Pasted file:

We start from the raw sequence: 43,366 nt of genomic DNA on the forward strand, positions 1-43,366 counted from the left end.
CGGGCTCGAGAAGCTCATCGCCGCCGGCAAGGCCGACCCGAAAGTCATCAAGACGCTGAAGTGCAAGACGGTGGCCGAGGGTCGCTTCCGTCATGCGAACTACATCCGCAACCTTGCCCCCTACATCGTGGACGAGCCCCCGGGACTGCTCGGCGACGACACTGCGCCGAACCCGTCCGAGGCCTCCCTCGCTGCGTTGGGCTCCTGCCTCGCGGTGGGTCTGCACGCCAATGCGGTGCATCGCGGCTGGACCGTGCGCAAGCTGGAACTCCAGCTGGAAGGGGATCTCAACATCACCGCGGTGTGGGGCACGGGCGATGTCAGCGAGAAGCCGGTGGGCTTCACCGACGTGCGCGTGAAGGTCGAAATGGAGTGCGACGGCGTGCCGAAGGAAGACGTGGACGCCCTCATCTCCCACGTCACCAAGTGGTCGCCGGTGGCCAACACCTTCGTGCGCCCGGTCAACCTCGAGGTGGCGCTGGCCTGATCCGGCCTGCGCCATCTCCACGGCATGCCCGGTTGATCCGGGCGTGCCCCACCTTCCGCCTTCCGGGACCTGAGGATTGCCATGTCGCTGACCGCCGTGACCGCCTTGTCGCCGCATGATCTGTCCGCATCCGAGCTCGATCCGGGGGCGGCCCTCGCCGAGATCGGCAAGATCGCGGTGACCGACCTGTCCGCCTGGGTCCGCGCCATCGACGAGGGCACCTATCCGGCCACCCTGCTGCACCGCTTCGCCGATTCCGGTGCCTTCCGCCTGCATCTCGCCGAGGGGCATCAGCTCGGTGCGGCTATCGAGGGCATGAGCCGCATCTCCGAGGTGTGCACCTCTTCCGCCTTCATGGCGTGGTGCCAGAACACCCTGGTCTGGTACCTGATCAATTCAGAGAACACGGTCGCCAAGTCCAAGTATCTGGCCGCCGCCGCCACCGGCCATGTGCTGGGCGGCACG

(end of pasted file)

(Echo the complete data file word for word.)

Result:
We start from the raw sequence: 43,366 nt of genomic DNA on the forward strand, positions 1-43,366 counted from the left end.
CGGGCTCGAGAAGCTCATCGCCGCCGGCAAGGCCGACCCGAAAGTCATCAAGACGCTGAAGTGCAAGACGGTGGCCGAGGGTCGCTTCCGTCATGCGAACTACATCCGCAACCTTGCCCCCTACATCGTGGACGAGCCCCCGGGACTGCTCGGCGACGACACTGCGCCGAACCCGTCCGAGGCCTCCCTCGCTGCGTTGGGCTCCTGCCTCGCGGTGGGTCTGCACGCCAATGCGGTGCATCGCGGCTGGACCGTGCGCAAGCTGGAACTCCAGCTGGAAGGGGATCTCAACATCACCGCGGTGTGGGGCACGGGCGATGTCAGCGAGAAGCCGGTGGGCTTCACCGACGTGCGCGTGAAGGTCGAAATGGAGTGCGACGGCGTGCCGAAGGAAGACGTGGACGCCCTCATCTCCCACGTCACCAAGTGGTCGCCGGTGGCCAACACCTTCGTGCGCCCGGTCAACCTCGAGGTGGCGCTGGCCTGATCCGGCCTGCGCCATCTCCACGGCATGCCCGGTTGATCCGGGCGTGCCCCACCTTCCGCCTTCCGGGACCTGAGGATTGCCATGTCGCTGACCGCCGTGACCGCCTTGTCGCCGCATGATCTGTCCGCATCCGAGCTCGATCCGGGGGCGGCCCTCGCCGAGATCGGCAAGATCGCGGTGACCGACCTGTCCGCCTGGGTCCGCGCCATCGACGAGGGCACCTATCCGGCCACCCTGCTGCACCGCTTCGCCGATTCCGGTGCCTTCCGCCTGCATCTCGCCGAGGGGCATCAGCTCGGTGCGGCTATCGAGGGCATGAGCCGCATCTCCGAGGTGTGCACCTCTTCCGCCTTCATGGCGTGGTGCCAGAACACCCTGGTCTGGTACCTGATCAATTCAGAGAACACGGTCGCCAAGTCCAAGTATCTGGCCGCCGCCGCCACCGGCCATGTGCTGGGCGGCACG